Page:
San Diego State Basketball: Late Defense Sets Up Monster MWC Showdown With New Mexico
Entering the night as the fourth-best team in college basketball in scoring defense at about 57 points per game allowed, the San Diego State Aztecs appeared for a while late Wednesday night to be unable to solve the UNLV Runnin’ Rebels in Las Vegas, as UNLV was out to try and seriously hinder San Diego State’s chances at a Mountain West Conference regular season title.
But Xavier Thames and Winston Shepard took over in the final minutes to allow the Aztecs to dodge the upset and set up a winner-take-all meeting with the New Mexico Lobos on Saturday for first place in the MWC. That game will be in San Diego.
UNLV did more than hang around for the first 36 minutes o f the game, and the Rebels still had a 62-61 lead with 3 minutes, 24 seconds left. But the 10th-ranked Aztecs weren’t about to let opportunity slip away from them and that makes them a dangerous team not only against New Mexico on Saturday, but also throughout the upcoming MWC tournament and the NCAA tournament.
With No. 4 Duke losing Wednesday night at Wake Forest, the Aztecs can continue to move up the NCAA seed lines with more victories. Thursday’s 73-64 triumph at UNLV dropped the Rebels to 19-11, 10-7 MWC, and they may be firmly on Bubble Watch now.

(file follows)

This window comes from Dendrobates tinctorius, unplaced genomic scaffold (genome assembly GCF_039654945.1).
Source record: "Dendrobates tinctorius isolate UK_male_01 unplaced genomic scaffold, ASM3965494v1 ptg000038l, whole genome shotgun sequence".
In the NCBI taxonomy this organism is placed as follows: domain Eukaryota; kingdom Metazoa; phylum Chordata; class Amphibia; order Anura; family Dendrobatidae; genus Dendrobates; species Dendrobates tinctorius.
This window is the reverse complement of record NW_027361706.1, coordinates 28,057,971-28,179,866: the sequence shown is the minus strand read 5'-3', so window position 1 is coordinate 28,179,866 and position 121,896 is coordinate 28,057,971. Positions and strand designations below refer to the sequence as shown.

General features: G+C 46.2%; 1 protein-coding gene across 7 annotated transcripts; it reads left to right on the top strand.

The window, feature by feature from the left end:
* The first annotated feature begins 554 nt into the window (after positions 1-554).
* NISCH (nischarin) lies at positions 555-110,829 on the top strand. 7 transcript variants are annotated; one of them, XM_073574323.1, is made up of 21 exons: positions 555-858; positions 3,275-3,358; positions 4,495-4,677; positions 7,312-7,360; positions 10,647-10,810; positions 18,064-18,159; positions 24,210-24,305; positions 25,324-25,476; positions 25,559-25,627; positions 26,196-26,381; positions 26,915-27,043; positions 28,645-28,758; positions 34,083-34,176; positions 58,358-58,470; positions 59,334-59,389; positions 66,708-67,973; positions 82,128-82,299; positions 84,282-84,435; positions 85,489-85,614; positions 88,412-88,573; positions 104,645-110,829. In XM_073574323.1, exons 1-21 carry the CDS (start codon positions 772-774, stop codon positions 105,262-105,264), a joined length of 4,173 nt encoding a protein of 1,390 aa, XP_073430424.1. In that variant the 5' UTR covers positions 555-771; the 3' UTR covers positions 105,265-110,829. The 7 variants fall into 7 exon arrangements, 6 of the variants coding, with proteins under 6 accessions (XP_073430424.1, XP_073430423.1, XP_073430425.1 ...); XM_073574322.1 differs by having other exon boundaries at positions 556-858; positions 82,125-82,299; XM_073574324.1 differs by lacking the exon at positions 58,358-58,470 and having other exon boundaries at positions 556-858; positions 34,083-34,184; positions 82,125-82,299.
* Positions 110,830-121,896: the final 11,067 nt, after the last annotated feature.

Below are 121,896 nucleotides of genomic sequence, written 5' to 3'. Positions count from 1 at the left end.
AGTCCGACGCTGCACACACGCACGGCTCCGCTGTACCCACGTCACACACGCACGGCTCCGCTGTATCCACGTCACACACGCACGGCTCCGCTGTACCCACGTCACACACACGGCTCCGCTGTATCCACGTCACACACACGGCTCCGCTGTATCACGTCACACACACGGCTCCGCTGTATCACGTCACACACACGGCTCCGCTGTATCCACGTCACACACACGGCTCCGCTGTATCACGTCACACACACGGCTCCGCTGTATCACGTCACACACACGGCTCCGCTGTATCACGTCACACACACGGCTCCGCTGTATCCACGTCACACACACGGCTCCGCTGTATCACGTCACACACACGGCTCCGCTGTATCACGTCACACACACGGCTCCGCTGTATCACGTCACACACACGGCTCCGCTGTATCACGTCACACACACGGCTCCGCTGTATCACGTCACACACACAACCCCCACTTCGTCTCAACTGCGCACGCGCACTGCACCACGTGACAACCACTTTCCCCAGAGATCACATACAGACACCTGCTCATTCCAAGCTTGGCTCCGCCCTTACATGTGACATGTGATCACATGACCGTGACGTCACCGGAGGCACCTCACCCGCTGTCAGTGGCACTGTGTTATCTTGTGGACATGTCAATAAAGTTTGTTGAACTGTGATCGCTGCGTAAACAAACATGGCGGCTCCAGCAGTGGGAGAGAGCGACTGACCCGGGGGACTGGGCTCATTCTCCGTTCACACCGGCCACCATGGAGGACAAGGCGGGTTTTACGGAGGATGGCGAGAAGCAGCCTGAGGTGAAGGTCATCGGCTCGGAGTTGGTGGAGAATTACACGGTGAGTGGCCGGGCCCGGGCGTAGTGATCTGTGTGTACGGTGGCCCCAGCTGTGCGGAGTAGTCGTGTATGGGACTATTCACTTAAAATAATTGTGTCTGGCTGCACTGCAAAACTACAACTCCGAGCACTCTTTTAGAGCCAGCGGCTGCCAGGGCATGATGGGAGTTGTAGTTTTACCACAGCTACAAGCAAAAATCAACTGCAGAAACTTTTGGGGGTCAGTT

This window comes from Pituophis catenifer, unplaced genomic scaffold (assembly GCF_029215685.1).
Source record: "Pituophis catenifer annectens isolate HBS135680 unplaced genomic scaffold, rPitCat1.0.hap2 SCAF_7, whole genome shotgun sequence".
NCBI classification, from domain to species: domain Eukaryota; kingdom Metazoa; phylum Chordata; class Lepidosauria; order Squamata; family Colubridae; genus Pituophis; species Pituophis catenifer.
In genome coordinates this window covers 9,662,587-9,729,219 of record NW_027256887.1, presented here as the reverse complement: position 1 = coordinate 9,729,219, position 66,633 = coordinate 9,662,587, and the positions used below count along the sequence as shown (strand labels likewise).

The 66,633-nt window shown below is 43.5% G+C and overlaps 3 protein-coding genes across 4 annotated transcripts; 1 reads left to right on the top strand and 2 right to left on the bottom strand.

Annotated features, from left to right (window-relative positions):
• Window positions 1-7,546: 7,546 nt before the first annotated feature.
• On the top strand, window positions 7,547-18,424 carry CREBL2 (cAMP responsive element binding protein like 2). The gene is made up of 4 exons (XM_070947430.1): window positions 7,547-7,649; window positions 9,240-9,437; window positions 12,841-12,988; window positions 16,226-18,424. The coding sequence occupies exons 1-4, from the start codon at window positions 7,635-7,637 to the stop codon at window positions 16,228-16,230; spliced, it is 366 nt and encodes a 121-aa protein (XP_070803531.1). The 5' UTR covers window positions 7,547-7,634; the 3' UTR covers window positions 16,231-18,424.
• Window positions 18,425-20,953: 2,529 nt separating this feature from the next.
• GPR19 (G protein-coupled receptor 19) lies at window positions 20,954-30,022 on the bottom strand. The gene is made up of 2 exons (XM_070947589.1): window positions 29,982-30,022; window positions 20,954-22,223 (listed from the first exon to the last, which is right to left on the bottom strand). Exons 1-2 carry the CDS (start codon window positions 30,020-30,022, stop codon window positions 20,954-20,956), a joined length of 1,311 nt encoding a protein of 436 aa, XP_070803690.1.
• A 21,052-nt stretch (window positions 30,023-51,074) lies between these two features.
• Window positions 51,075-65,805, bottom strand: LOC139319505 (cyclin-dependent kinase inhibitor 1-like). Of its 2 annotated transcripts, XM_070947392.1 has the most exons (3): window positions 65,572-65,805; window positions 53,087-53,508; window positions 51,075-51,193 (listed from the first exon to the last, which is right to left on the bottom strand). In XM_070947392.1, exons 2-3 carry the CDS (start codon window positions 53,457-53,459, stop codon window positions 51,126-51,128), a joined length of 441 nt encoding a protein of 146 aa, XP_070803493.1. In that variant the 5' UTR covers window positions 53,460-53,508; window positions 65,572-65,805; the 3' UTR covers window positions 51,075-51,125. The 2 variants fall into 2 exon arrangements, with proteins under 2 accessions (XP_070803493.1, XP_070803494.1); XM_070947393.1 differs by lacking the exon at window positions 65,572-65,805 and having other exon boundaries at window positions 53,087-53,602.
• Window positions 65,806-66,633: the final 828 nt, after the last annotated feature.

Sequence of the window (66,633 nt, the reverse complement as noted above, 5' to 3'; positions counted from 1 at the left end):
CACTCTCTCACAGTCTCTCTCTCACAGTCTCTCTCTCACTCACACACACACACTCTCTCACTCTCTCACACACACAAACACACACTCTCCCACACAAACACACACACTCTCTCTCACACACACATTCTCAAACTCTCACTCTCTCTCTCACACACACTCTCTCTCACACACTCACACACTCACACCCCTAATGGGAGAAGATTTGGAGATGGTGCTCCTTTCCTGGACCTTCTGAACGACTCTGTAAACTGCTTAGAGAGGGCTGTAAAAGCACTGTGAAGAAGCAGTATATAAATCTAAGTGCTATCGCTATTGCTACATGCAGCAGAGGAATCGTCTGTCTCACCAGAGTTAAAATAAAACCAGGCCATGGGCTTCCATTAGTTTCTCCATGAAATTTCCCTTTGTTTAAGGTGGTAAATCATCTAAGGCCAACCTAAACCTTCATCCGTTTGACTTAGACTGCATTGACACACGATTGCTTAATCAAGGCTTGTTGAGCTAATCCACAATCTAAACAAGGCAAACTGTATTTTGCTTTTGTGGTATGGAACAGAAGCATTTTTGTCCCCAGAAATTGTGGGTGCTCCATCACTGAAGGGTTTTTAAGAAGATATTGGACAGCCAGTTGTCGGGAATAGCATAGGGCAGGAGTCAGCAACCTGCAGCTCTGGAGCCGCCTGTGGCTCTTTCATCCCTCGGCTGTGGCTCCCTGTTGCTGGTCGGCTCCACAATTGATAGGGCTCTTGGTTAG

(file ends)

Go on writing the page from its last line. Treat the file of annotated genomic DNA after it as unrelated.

San Diego State (26-3, 15-2) has no such concerns, and needs to make sure it plays hard, tough defense for all 40 minutes (like it usually does) in order to book a spot as a second-seed in the NCAA tournament. The Aztecs uncharacteristically gave up 34 points in the first half to UNLV on Wednesday, before clamping down and holding the Rebels to 28 over the final 20 minutes.
UNLV managed just three points over the final 5 minutes of the game, and didn’t hit a single shot from the field.
Given San Diego State’s offensive talent — Thames led with 19 points and Shepard had 13, while the Aztecs bench combined for 29 points on 11-for-17 shooting from the field — the defense has some margin for error, as Wednesday night showed. But that margin of error will decrease the longer into the postseason the Aztecs go. San Diego State’s defense must be on point from the opening tip to the final whistle.
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